I’m a little embarrassed to say that in the six or so years I’ve been living in my corner of Erskineville, I still have restaurants and cafe’s I’ve never stepped into. I mean, these places are within my immediate neighbourhood; less than five minutes walk from my house. Am I alone in being like this? Probably not. I should be supporting my local businesses, but when you’ve got neighbouring areas with a plethora of choices, hell, an entire city, it’s easy to forget what’s on my doorstep.
A few of us wanted to “go local” for an early dinner one night so, in my mind, I went through all the places we frequent along King Street south. Slim pickings, but it’s still a decent selection. I craved for something other than the usual pizza, Indian, Turkish or Macedonian so as we walked up King Street I suggested Arabella’s as we walked past it. Something tells me the weekends bring the belly dancers so a weekday visit was a good choice as I’m not one for cultural performances while I’m trying to eat.
Much like Al Aseel, another Lebanese place I tried late last year, the set-up is more contemporary rather than traditional garb adorning the walls and seating on the floor. Plush red high-backed chairs, slightly-bejewelled pendant lights hanging from the ceiling and the odd water pipe displayed in niches. Ok, maybe a little traditional garb.
Being the first ones to arrive meant the entire place was ours, for a little while anyway, and we could just sit back and graze at our leisure. Lebanese Almaza ($9) beer helped cool us down and a selection of hot and cold mezze to get the ball rolling. Beautifully smokey babaganouj ($13) with fried squares of flat bread, some of those ubiquitous pickles that adorn just about any Lebanese table and one of the finest hommous I’ve encountered. Not just ordinary hommous ($16), this was the stuff that’s topped with tender bits of lamb, pine nuts and really good olive oil. In the end I just left the flat bread in the basket and ate it with a fork. Loved it.
I don’t eat Lebanese food all that often so it was here that I tried fattoush ($16) for the first time. What we got was basically a salad of cucumber, tomato, radish, leaves and slightly-stale bits of flat bread. Lemon juice and tahini are the predominant flavours, making for a refreshing salad. I was completely intrigued by the tomme (or toum) which simply translates to garlic. I’ve had that white garlic sauce you get on kebabs many times but this one prompted me to ask how it was made. It’s an emulsion of garlic, extra virgin olive oil, lemon, salt and crushed ice. It’s the crushed ice that gives it that slightly grainy texture and whiteness.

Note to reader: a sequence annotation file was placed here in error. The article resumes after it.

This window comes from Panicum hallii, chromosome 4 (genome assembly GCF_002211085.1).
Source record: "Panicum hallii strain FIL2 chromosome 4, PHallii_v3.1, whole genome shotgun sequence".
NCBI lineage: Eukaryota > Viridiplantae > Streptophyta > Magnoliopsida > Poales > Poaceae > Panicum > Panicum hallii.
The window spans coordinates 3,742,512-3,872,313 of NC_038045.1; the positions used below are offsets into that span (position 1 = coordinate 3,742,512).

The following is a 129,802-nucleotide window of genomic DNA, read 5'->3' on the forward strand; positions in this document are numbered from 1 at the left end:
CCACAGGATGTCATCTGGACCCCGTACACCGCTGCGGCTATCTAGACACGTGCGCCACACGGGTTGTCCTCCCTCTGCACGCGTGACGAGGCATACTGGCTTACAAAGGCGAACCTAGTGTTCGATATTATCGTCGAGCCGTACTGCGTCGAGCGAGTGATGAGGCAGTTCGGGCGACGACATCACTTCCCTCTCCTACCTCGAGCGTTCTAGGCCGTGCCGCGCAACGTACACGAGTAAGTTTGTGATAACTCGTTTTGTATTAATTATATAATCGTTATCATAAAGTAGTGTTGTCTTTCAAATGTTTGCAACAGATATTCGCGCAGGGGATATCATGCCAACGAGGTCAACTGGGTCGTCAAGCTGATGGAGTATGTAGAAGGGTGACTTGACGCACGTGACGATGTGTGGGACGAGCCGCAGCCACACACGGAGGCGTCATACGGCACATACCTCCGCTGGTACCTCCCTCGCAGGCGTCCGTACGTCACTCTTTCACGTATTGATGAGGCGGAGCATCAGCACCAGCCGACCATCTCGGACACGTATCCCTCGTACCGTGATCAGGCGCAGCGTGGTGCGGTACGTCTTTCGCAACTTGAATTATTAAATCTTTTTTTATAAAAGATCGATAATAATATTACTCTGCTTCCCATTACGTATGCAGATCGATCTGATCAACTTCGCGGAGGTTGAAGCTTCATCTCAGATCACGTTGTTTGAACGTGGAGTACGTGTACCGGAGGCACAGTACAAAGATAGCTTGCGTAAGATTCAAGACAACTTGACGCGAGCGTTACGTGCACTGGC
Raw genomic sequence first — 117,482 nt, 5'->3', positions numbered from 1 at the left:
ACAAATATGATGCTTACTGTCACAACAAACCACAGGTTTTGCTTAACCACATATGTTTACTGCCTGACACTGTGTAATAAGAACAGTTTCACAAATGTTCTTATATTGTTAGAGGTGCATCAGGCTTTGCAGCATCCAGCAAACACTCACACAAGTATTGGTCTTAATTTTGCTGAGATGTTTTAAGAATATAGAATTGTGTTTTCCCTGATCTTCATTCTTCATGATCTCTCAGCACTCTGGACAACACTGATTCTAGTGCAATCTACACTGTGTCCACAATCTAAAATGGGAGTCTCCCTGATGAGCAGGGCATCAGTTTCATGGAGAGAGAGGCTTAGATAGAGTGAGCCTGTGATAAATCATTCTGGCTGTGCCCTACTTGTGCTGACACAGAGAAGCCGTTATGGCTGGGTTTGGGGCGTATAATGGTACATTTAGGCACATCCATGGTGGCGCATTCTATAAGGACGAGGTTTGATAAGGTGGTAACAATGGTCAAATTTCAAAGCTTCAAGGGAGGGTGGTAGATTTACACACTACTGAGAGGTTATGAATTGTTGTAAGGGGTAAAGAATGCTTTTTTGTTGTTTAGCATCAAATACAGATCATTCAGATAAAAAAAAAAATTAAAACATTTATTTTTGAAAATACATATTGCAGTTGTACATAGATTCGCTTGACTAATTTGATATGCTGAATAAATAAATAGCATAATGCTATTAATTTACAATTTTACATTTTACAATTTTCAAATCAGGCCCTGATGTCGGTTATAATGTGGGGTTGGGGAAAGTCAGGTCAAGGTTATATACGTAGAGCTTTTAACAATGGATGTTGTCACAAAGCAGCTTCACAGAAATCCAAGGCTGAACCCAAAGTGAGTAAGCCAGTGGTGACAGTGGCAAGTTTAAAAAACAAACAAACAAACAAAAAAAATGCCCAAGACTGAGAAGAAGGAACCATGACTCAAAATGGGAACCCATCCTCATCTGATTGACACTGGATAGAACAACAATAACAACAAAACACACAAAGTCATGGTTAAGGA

Now, it was this little dish that caught me off guard. Kasbah dejaj ($16). I knew what I was in for as the menu simply read – chicken livers, herbs and fresh pomegranate. This meant one thing. It was all mine as nobody else at our table ate livers. Damn, what a pity. Whilst the livers may have been slightly over-cooked and no fresh pomegranate made it to the bowl, overall it was pretty bloody special. Pomegranate molasses stickied things up a tad, marrying perfectly with the iron-rich flavour of the liver.
Another dish I loved, as we all did, was the mansef lamb ($28). A generous mound of rice cooked in cinnamon and laced with torn shreds of steamed lamb, Lebanese 7-spices, a mixture of nuts and a side of slightly sweetened yoghurt. Not that we needed it, we also got some coriander potatoes that are seriously all about the garlic and lemon. Geez, we must have smelled a treat that night.
Some prawns were given to us by mistake, we said as they hit the table, but the friendly guy insisted we have them. Huh? It was a prawn cocktail of sorts, just lightly spiced and minus any cocktail sauce. Thanks guys! Juicy little fellows, they were. The final savoury dish was a large whole snapper ($32), grilled and topped with a curious concoction called tarjen. Of course I needed to know what went into it and am soon told its made up of grilled capsicum, lemon, tahini, a little chilli, garlic and ginger. Beautiful flavours that complement the flakey fish nicely.
I would have loved a coffee afterwards but that would mean buzzing for the rest of the night. Instead it was a minor sugar hit via a small selection of pastries and Turkish delight. It took six years to get to this place just five minutes from my house? Pathetic. I’m going back for some grilled lamb real soon.